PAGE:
PostHeaderIcon Saving The Money Tree From Extinction

Million LindensJack Linden followed-up on a previous post about "traffic" bot and bots in general, including landbots, camping bots (and camping chairs in general) and so on.

Among jack's comments was:

"Are there other uses for so called Camping Chairs other than for Traffic?"

I actually concur with this statement.

Of course this also brings-up the subject of "lucky chairs" where a prize or Linden Dollars is given to the 'lucky' individual whose name begins with the random letter that appears. I believe the original idea was to both help create traffic while promoting one's wares by gifting items.

The 'traffic' angle comes from the small horde that will stand around the chair waiting (and hoping) their letter will come up next. However, as prolific as this was back in 2006 and 2007, it has faded greatly over the last couple years due, in part to the massive influx of evil freebies across the grid and also because now there are huds that allow users to literally teleport all over the grid, landing directly at lucky chairs that already have their name letters up.

In fact, combined with the worn-off novelty and the influx of freebies and the "Lucky Chair HUDs" - Lucky Chairs are really rather ho-hum and ore a nuisance than anything else. I can't count how many times my letter has come-up and I didn't bother sitting on the chair simply because whatever I am given will very likely be one of these:

  1. Something for females and therefore totally useless to me

  2. Something that has 'died' as a good seller, so the creator is giving it away - in other words: old news not worth a single Linden Dollar

  3. Some object that is utterly sloppy quality

  4. Some freebie that I can get anywhere else

  5. Some freebie that also is utterly sloppy quality that I can get anywhere else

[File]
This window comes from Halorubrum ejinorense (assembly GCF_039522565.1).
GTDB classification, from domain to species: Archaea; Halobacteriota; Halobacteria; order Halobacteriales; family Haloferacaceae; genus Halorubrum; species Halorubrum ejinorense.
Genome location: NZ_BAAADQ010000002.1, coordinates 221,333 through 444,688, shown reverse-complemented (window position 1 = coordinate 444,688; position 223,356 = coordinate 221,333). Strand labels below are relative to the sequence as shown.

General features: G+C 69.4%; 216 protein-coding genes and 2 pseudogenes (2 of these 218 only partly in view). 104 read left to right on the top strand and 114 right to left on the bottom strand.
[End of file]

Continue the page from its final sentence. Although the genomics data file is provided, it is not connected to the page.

6. Or, regardless of all of the above: it's something not worth the time and effort to actually sit on the chair, click the "accept" button on the menu, (and since these places are rarely allowing 'create' permissions on the parcel) - hopefully remember what the hell it is later when I can rezz the box, fish it out of inventory try it on/try it out and then delete it.

I do think there might be some "lucky chairs" that pay Linden Dollars, but if they do, it's not very much.

As for camping chairs? Traffic. No other reason. Too many people actually spending more money earning L$10 camping that if they actually bought L$1000. However, for the parcel owner, it helps build traffic and it creates map-dots, which newer Second Life users often scan and pop-to in the hope of actually meeting other living, breathing people. And what's worse is when the camping chairs (or other objects) are full of camping bots.

Beyond that, there is absolutely no reason or purpose or use for camping anything.

So one of the replies to Jacks post was:

May 21, 2009 11:43 PM

Commander Lionheart says in response to Toothfairy Tizzy:

if the lindens are seriously considering eliminating camping they have no understanding at all of what goes on in second life or how the economy functions. Eliminating camping is like announcing you are closing down grocery stores because you do all your eating in gourmet restaraunts [sic].